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How to Start a Presidential Speech


A presidential speech is written and given by the president of a particular body of people. Writing a presidential speech can take a lot of work. Even if you have a relative idea of what you want to write, the introduction can be a bit intimidating. Starting a presidential speech the correct way is important. A speech that lacks smooth transitions, or is just too dull-sounding, will cause your audience to tune out. Learn the right way to start a presidential speech. Your audience will love you for it.

Brainstorm some ideas before you begin writing. This is the time to outline what you want to say in your introduction. Understand that you will have to include a greeting, acknowledge anyone important to the cause and briefly give the reason for your speech. Presidential speeches normally carry a lot of importance, and discuss a larger issue or area of conflict.

Begin writing a rough draft after you have finished your outline. Your greeting should be contained within the first one or two sentences. An appropriate presidential greeting might be: "Good afternoon, ladies and gentlemen. Welcome to Hopeville High's second student council meeting this semester."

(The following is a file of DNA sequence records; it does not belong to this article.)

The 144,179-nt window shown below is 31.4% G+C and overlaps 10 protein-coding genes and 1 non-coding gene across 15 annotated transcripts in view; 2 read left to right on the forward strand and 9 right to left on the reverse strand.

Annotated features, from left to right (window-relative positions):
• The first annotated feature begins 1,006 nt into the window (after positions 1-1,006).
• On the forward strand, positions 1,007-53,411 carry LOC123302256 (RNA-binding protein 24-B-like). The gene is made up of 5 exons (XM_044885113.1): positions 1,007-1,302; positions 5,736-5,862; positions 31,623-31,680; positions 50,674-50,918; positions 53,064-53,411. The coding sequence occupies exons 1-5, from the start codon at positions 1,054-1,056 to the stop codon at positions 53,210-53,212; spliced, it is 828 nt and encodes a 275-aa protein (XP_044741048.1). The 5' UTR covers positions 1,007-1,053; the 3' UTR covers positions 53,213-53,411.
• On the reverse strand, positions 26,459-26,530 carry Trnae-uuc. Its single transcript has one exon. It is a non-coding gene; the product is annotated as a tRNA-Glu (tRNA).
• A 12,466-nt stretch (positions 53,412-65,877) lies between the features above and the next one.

Acknowledge members in the room. Acknowledge the vice president, secretary, treasurer and anyone else of importance. It's also a good idea to acknowledge the audience. A simple, "I would like to acknowledge Vice President Shania Bridge, Secretary Louis Bryant, Treasurer Gregory Hammock and all members of the audience."

Briefly tell the audience the goal of your speech. For example, "Today I will be discussing several topics that we have been voting on this week" is a simple way to sum up the speech objective.

Add some humor to the introduction if it's appropriate. Humor will break the ice on the speech, lighten the mood and gain the audience's approval of you. Many famous U.S. Presidents have used humor in their speeches.

About the Author

I'm an experienced teacher with a degree in Multidisciplinary Studies-Human Learning. I've worked with various grade levels at different educational facilities. My expertise includes: lesson planning, curriculum development, child development, educational practices and parent involvement.

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